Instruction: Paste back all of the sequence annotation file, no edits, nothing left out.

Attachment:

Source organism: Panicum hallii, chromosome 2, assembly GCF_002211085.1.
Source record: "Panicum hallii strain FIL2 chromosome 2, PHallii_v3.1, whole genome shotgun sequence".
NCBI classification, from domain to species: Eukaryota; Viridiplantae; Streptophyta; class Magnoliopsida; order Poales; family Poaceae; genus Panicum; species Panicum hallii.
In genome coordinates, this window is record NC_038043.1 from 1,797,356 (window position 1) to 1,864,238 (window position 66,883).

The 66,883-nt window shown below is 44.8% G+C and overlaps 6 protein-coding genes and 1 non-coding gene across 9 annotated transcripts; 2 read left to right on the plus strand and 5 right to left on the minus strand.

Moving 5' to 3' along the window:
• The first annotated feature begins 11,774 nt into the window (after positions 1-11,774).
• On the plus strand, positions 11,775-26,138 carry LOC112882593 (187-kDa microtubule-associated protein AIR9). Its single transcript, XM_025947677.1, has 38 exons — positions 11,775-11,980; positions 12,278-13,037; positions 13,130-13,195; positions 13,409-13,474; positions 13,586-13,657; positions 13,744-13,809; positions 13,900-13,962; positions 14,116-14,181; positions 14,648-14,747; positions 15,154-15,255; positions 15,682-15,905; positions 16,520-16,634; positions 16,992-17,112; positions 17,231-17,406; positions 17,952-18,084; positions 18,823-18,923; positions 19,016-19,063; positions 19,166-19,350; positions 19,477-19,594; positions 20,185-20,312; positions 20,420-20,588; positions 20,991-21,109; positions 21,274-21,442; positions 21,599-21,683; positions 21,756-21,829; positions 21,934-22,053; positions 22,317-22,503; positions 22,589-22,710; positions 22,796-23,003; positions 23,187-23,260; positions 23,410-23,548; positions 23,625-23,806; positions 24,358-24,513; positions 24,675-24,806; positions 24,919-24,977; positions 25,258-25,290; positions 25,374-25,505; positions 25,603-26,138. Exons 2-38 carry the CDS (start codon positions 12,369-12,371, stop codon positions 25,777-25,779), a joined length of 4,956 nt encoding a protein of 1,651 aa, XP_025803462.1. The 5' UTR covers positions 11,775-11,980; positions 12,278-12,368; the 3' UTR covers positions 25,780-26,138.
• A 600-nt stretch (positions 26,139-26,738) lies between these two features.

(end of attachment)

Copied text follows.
Source organism: Panicum hallii, chromosome 2, assembly GCF_002211085.1.
Source record: "Panicum hallii strain FIL2 chromosome 2, PHallii_v3.1, whole genome shotgun sequence".
NCBI classification, from domain to species: Eukaryota; Viridiplantae; Streptophyta; class Magnoliopsida; order Poales; family Poaceae; genus Panicum; species Panicum hallii.
In genome coordinates, this window is record NC_038043.1 from 1,797,356 (window position 1) to 1,864,238 (window position 66,883).

The 66,883-nt window shown below is 44.8% G+C and overlaps 6 protein-coding genes and 1 non-coding gene across 9 annotated transcripts; 2 read left to right on the plus strand and 5 right to left on the minus strand.

Moving 5' to 3' along the window:
• The first annotated feature begins 11,774 nt into the window (after positions 1-11,774).
• On the plus strand, positions 11,775-26,138 carry LOC112882593 (187-kDa microtubule-associated protein AIR9). Its single transcript, XM_025947677.1, has 38 exons — positions 11,775-11,980; positions 12,278-13,037; positions 13,130-13,195; positions 13,409-13,474; positions 13,586-13,657; positions 13,744-13,809; positions 13,900-13,962; positions 14,116-14,181; positions 14,648-14,747; positions 15,154-15,255; positions 15,682-15,905; positions 16,520-16,634; positions 16,992-17,112; positions 17,231-17,406; positions 17,952-18,084; positions 18,823-18,923; positions 19,016-19,063; positions 19,166-19,350; positions 19,477-19,594; positions 20,185-20,312; positions 20,420-20,588; positions 20,991-21,109; positions 21,274-21,442; positions 21,599-21,683; positions 21,756-21,829; positions 21,934-22,053; positions 22,317-22,503; positions 22,589-22,710; positions 22,796-23,003; positions 23,187-23,260; positions 23,410-23,548; positions 23,625-23,806; positions 24,358-24,513; positions 24,675-24,806; positions 24,919-24,977; positions 25,258-25,290; positions 25,374-25,505; positions 25,603-26,138. Exons 2-38 carry the CDS (start codon positions 12,369-12,371, stop codon positions 25,777-25,779), a joined length of 4,956 nt encoding a protein of 1,651 aa, XP_025803462.1. The 5' UTR covers positions 11,775-11,980; positions 12,278-12,368; the 3' UTR covers positions 25,780-26,138.
• A 600-nt stretch (positions 26,139-26,738) lies between these two features.